This section is going to be devoted to the manipulation of processes. I’m not going to go into any detail about how processes are created or how they run, only how to find, manage, kill, etc., them.
The commands I’ll show examples for are: jobs, pidof, pgrep, ps, kill, pkill, and killall. I’m going to preform all the examples on the sleep command, which is something you can do by running sleep in the background:
user@computer ~$ sleep 1000 &  12659
To see what processes you have started, you can use:
user@computer ~$ jobs + Running sleep 1000 &
First up is the pidof command. As its name indicates, it finds the process id of whatever process name you pass it as an argument.
user@computer ~$ pidof sleep 12659
Personally, I like pgrep more. It has more options and flexibility. To simply find the pid (process id), you issue:
user@computer ~$ pgrep sleep 12659
If you want a little more information, you can pass the -l switch
user@computer ~$ pgrep -l sleep 12659 sleep
For even more information (i.e. the entire original command issued), use -a:
user@computer ~$ pgrep -a sleep 12659 sleep 1000
Another very helpful feature is to use the -d option to delimit the ids, say by a comma (useful for piping into another command like kill)
user@computer ~$ sleep 1234 &  12699 user@computer ~$ pgrep -d, sleep 12659,12699
Finally, the -u switch shows all the process running by a particular user.
user@computer ~$ pgrep -u user 1958 1963 ...
The ps command is next. It has a lot of different switches, though I’ll only cover a few here.
-C lists the process info
user@computer ~$ sleep 1000 &  12787 user@computer ~$ ps -C sleep PID TTY TIME CMD 12787 pts/2 00:00:00 sleep
-p does the same thing, only using the pid rather than the name
user@computer ~$ ps -p 12787 PID TTY TIME CMD 12787 pts/2 00:00:00 sleep
-fp adds full format listing
user@computer ~$ ps -fp $(pgrep -d, sleep) UID PID PPID C STIME TTY STAT TIME CMD selene 12925 12636 0 20:44 pts/2 S 0:00 sleep 1000 selene 12926 12636 0 20:44 pts/2 S 0:00 sleep 1234
-u works just like pgrep -u
user@computer ~$ ps -u user 1958 1963 ...
And the last switch, -fx (or -fax to show all processes) prints a nice ASCII syntax tree of the processes
PID TTY STAT TIME COMMAND 12630 ? Sl 0:02 gnome-terminal 12635 ? S 0:00 \_ gnome-pty-helper 12636 pts/2 Ss 0:00 \_ bash 12787 pts/2 S 0:00 \_ sleep 1000 12798 pts/2 R+ 0:00 \_ ps -fx
Kill is an easy one to use, though it has quite a few different signals it can send to a process. The basic usage to kill a process with id 1234, is:
user@computer ~$ kill 1234
Note that this command returns no output if successful. Now for the signals. There are a lot of them, which you can list with:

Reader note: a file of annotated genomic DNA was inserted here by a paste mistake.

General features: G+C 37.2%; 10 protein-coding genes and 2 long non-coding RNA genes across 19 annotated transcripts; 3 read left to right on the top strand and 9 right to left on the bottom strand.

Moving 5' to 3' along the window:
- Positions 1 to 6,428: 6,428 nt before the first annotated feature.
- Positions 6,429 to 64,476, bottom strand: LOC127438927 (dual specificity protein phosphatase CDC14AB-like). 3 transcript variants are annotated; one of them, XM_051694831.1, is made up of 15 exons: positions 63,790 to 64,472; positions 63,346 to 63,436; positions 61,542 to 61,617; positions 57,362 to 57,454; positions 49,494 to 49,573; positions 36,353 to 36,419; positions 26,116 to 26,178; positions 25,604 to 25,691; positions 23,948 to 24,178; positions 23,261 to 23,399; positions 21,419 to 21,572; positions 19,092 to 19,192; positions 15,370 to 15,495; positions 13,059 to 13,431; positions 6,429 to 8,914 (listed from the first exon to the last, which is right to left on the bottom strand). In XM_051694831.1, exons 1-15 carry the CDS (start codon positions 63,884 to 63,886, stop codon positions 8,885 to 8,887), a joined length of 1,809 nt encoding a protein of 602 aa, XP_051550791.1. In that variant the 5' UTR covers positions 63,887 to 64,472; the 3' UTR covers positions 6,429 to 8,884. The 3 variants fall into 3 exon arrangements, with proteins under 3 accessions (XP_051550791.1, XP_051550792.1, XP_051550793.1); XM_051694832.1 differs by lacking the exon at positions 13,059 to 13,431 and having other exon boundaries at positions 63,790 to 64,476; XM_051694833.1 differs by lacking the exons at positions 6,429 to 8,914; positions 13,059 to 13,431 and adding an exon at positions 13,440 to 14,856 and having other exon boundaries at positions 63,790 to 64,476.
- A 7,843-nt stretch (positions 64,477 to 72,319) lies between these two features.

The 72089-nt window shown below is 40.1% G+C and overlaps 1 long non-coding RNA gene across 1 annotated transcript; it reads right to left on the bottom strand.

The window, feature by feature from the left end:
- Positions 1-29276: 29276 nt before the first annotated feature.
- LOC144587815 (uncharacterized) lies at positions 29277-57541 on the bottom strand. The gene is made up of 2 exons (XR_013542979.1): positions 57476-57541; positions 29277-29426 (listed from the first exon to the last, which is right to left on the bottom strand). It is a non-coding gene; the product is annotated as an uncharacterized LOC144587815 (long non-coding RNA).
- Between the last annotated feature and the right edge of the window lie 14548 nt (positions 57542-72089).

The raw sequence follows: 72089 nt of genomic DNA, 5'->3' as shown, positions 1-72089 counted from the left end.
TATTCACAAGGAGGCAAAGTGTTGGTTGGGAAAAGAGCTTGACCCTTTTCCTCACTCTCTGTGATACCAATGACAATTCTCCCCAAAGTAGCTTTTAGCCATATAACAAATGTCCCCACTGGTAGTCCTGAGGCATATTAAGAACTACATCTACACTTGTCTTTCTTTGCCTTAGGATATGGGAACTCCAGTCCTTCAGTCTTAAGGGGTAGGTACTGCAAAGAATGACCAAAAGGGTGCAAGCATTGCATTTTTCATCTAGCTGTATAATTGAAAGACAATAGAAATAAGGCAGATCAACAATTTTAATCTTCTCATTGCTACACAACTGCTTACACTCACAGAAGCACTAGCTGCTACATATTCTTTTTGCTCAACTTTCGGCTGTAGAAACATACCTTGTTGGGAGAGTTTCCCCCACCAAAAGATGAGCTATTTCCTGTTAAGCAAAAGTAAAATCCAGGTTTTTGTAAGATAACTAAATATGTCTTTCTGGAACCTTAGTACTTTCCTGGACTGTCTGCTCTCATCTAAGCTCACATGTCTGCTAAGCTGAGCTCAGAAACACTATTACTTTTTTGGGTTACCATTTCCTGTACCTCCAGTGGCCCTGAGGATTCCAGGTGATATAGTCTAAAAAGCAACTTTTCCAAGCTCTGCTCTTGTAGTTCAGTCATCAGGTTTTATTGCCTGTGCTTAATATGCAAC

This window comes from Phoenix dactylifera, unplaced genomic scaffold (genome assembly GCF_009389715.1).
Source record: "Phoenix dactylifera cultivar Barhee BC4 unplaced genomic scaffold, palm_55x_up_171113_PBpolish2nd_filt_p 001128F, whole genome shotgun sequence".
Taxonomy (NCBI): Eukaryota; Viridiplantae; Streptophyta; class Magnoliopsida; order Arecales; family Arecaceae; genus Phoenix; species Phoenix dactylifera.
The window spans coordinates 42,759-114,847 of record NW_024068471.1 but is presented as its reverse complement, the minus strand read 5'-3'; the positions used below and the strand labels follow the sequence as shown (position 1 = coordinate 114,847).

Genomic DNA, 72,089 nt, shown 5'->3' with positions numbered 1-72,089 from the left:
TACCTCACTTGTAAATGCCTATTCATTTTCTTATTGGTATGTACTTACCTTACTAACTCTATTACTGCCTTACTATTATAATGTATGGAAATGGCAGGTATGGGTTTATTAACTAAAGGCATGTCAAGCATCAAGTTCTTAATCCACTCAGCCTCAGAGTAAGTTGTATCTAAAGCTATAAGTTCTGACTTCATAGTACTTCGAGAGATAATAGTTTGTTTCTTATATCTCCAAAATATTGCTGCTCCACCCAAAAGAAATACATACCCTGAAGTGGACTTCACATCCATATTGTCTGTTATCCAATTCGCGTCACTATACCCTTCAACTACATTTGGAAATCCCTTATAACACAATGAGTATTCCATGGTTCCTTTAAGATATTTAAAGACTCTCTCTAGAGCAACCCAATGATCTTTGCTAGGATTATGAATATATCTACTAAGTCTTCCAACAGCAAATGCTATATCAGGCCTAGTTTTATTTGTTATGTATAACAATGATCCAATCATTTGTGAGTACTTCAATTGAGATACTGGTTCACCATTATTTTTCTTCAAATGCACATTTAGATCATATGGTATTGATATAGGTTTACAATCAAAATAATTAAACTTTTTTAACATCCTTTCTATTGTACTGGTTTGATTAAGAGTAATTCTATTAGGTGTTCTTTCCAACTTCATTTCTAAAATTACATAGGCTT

user@computer ~$ kill -l 1) SIGHUP 2) SIGINT 3) SIGQUIT 4) SIGILL 5) SIGTRAP 6) SIGABRT 7) SIGBUS 8) SIGFPE 9) SIGKILL 10) SIGUSR1 11) SIGSEGV 12) SIGUSR2 13) SIGPIPE 14) SIGALRM 15) SIGTERM 16) SIGSTKFLT 17) SIGCHLD 18) SIGCONT 19) SIGSTOP 20) SIGTSTP 21) SIGTTIN 22) SIGTTOU 23) SIGURG 24) SIGXCPU 25) SIGXFSZ 26) SIGVTALRM 27) SIGPROF 28) SIGWINCH 29) SIGIO 30) SIGPWR 31) SIGSYS 34) SIGRTMIN 35) SIGRTMIN+1 36) SIGRTMIN+2 37) SIGRTMIN+3 38) SIGRTMIN+4 39) SIGRTMIN+5 40) SIGRTMIN+6 41) SIGRTMIN+7 42) SIGRTMIN+8 43) SIGRTMIN+9 44) SIGRTMIN+10 45) SIGRTMIN+11 46) SIGRTMIN+12 47) SIGRTMIN+13 48) SIGRTMIN+14 49) SIGRTMIN+15 50) SIGRTMAX-14 51) SIGRTMAX-13 52) SIGRTMAX-12 53) SIGRTMAX-11 54) SIGRTMAX-10 55) SIGRTMAX-9 56) SIGRTMAX-8 57) SIGRTMAX-7 58) SIGRTMAX-6 59) SIGRTMAX-5 60) SIGRTMAX-4 61) SIGRTMAX-3 62) SIGRTMAX-2 63) SIGRTMAX-1 64) SIGRTMAX
If this is overwhelming, don’t worry. There are really only five you need to remember.
1 this forces the process to reread its configuration file 9 this tells the kernel to kill the process, something that is unblockable by the process itself 15 this is the default, the signal sent if no other signal is specified. it asks the process to kill itself 19 this suspends a running the process 18 this continues a suspended process
The -1 switch is most useful to force init (always process 1, though with systemd taking over this, like a lot of things are soon to be obsolete) to reread its configuration file
user@computer ~$ -1 1
The next is the kernel kill, which is unblockable.
user@computer ~$ -9 1234
Using the sleep command as an example, we will suspend, recontinue the process, and finally ask it to kill itself.
user@computer ~$ sleep 1000 &  12864 user@computer ~$ kill -19 12864 + Stopped sleep 1000 user@computer ~$ kill -18 12864 user@computer ~$ jobs + Running sleep 1000 & user@computer ~$ kill -15 12864 user@computer ~$ jobs + Terminated sleep 1000
This kills a process by its command name
user@computer ~$ pkill sleep
You can also use it to issue the -1 signal
user@computer ~$ pkill -HUP init
This does the same as pkill, but kills all process of a certain name and with the -15 signal
user@computer ~$ killall sleep - Terminated sleep 1000 + Terminated sleep 1234
And that’s pretty much it for the intro tutorial to process management. Hopefully you’ve learned some new tricks to dealing with the processes on your computer.